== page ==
Mike Halford

You've heard the expression "let's get busy?" Well, Mike Halford is a blogger who gets "biz-zay!" Consistently and thoroughly.

Jets extend Dano, who could be Vegas-bound

Winnipeg extended forward Marko Dano on Tuesday, inking him to a one-year deal worth $850,000.

Now, we’ll see how long he remains a Jet.

Dano, 22, certainly could be an option for Las Vegas at the upcoming expansion draft. It’s been suggested Golden Knights GM George McPhee wants young, inexpensive players with talent that hasn’t necessarily blossomed at the NHL level, and Dano definitely fits that bill.

A former first-round pick — taken 27th overall by Columbus at the 2013 draft — he’s known as an offensively skilled guy that’s had some success in various big league stops.

His best showing came with the Blue Jackets as a rookie in ’14-15, when he racked up eight goals and 21 points in just 35 games. Columbus looked like they had a good young prospect on their hands, but they flipped him to Chicago as part of the Brandon Saad trade.

Things never worked out for Dano with the ‘Hawks, and he was shipped out as part of the Andrew Ladd trade after playing just 13 games.

With the Jets, Dano has split time between Winnipeg and the club’s AHL affiliate. He had 11 points in 38 games last year, missing nearly two months to an ankle injury after an ugly crash into the boards.

Rangers promote McCambridge to head coach of AHL team

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New York didn’t have to look far for Ken Gernander’s replacement in the minors.

Keith McCambridge, who served as Gernander’s assistant with AHL Hartford last season, has been promoted to head coach, the team announced on Monday.

McCambridge, 43, joined Hartford last year after being dismissed by Winnipeg following five seasons as the head coach of its AHL affiliate. His connection to the Rangers organization came through assistant coach Scott Arniel — the two worked together on the Manitoba Moose staff during the 2009-10 campaign.

Gernander was relieved of his duties last month following a 12-year tenure with the Wolf Pack, 10 of them as the club’s head coach. His dismissal came after the club missed the playoffs for a second consecutive season, finishing with a dismal 24-46-6 record.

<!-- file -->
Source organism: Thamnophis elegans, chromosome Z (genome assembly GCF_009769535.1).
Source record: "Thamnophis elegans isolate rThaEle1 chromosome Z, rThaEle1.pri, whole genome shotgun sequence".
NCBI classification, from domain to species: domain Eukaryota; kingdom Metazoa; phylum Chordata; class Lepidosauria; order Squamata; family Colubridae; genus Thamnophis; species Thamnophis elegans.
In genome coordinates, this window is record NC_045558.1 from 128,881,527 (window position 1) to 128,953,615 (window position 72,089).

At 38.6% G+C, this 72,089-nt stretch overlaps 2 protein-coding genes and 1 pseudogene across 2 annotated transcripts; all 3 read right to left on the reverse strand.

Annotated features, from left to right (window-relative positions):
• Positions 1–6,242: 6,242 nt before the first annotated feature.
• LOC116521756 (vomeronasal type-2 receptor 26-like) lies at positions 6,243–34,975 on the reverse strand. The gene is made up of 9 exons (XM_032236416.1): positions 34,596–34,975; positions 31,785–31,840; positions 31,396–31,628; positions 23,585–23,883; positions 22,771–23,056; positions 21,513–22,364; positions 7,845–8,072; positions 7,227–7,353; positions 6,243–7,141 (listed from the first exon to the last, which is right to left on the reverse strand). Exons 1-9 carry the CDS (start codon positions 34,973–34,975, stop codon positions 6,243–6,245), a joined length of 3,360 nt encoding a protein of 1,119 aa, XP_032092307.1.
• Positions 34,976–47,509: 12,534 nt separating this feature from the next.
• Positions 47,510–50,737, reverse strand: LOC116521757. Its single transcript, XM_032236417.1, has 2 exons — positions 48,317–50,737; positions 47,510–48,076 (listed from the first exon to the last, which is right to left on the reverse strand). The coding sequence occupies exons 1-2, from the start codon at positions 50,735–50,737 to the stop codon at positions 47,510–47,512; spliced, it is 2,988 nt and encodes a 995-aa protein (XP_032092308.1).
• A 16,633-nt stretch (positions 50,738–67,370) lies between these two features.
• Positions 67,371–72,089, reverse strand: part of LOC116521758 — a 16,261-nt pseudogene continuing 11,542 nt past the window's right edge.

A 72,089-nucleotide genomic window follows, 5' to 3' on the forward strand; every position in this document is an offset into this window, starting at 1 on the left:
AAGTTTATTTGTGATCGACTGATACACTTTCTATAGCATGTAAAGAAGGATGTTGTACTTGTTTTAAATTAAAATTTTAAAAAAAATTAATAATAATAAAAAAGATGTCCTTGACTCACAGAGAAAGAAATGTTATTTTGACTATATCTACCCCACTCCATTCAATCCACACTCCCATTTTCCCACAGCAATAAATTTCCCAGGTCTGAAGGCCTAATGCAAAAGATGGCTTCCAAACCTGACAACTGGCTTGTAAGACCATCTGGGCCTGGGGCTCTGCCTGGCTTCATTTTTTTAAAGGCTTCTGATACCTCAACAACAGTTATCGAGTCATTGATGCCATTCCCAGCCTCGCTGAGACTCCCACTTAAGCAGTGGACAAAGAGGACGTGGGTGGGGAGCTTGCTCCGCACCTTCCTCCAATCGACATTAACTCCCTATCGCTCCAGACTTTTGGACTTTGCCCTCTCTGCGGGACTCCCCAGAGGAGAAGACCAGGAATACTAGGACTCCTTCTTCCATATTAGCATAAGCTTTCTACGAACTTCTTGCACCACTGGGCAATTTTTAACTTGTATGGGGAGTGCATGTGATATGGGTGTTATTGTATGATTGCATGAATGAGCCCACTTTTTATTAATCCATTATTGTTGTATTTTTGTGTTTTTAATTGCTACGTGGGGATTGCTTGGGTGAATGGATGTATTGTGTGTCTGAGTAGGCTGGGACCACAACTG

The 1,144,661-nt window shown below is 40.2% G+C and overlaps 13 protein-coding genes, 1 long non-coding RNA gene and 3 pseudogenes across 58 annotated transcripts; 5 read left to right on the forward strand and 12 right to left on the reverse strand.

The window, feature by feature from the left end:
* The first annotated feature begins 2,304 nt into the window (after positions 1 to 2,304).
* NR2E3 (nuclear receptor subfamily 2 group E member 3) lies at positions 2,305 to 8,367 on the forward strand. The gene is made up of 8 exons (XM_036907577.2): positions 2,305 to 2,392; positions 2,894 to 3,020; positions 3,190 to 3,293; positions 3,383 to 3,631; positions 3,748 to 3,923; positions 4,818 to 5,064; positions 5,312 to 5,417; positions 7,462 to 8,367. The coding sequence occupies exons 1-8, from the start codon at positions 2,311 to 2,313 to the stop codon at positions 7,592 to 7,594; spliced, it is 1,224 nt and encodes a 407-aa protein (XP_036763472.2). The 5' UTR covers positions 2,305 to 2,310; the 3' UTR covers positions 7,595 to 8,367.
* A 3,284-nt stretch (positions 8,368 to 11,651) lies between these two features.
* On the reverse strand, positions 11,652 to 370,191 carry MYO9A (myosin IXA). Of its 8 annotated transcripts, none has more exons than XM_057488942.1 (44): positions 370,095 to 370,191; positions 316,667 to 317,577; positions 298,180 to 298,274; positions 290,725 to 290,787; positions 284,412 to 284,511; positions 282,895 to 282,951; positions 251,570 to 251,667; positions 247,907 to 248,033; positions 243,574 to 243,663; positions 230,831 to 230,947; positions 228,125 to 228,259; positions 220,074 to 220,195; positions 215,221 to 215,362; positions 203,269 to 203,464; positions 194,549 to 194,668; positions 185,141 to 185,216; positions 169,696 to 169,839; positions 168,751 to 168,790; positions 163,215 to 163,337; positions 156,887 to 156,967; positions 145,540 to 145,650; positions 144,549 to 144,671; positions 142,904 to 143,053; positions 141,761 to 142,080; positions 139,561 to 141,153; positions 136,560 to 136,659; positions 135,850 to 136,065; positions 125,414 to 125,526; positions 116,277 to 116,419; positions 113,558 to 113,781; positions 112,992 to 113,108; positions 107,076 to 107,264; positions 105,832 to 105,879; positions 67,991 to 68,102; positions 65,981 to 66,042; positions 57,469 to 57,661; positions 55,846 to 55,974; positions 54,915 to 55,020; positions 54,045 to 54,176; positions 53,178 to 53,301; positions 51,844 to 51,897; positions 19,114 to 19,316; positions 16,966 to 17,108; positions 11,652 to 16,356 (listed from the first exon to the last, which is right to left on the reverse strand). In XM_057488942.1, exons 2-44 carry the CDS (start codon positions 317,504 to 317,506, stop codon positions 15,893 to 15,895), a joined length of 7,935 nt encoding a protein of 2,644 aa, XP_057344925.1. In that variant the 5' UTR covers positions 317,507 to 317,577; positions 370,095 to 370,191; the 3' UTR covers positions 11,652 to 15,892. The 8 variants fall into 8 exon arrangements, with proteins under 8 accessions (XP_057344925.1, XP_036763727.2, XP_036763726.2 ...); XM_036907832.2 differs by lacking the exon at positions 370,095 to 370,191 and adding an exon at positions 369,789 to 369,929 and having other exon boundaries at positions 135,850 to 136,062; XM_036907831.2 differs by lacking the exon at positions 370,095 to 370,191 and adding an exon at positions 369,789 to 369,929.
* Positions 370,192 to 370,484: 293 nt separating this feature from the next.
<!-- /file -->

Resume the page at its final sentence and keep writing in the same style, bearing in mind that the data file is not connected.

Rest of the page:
‘I’m getting chills just thinking about it’ — Pens revel in joining back-to-back club


NASHVILLE — It’s often hard to contextualize accomplishments, especially in the immediate aftermath.

It didn’t seem to be a problem for the Pittsburgh Penguins.

After Sunday’s thrilling win over the Predators in Game 6 of the Stanley Cup Final, the Penguins joined some rarefied air. They became the first repeat champion of the salary cap era, and the first back-to-back winner since Detroit turned the trick nearly 20 years ago.

To a man, nearly all the Penguins acknowledged how special this was.

And they had no problem describing how it felt.

“The ’97-98 Wings, who I grew up cheering for being from Michigan,” forward Bryan Rust said. “To be in the same breath as those guys, Stevie [Yzerman] and all them, it’s something that’s irreplaceable.

“I’m getting chills just thinking about it.”

With tonight’s win, the Penguins have sparked a debate about the greatest team of the cap era. They and the Blackhawks are now tied with three titles each — and with all due respect to the Kings and their two Cups, they’re out of the conversation.

The Penguins would, seemingly, have the leg up on Chicago based solely on the last two seasons. The ‘Hawks never advanced past the conference final the year after winning a Cup. With these back-to-back championships, the Pens have done what no other cap teams has and, accordingly, raised the bar.

Head coach Mike Sullivan explained how his group accomplished such a feat.

“Part of the process is listening to all the experts, guys like you guys, telling us we can’t do it,” he said. “And history is telling us we can’t do it, because it hasn’t been done. The very first conversation we had with these guys, I challenged them right away and said, ‘Why not? Why can’t we?’

“Let’s not let someone else write our story.”

Pittsburgh certainly wove its own narrative. It won a title despite having no clear-cut No. 1 defenseman and, per Sportsnet, became the first team to ever win a Cup with a blueline comprised of guys that had never received a Norris vote.

The Pens won with an unheralded first-year player, Jake Guentzel, coming out of nowhere to tie the NHL record for playoff points by a rookie. They won despite losing versatile center Nick Bonino to a broken tibia in Game 2.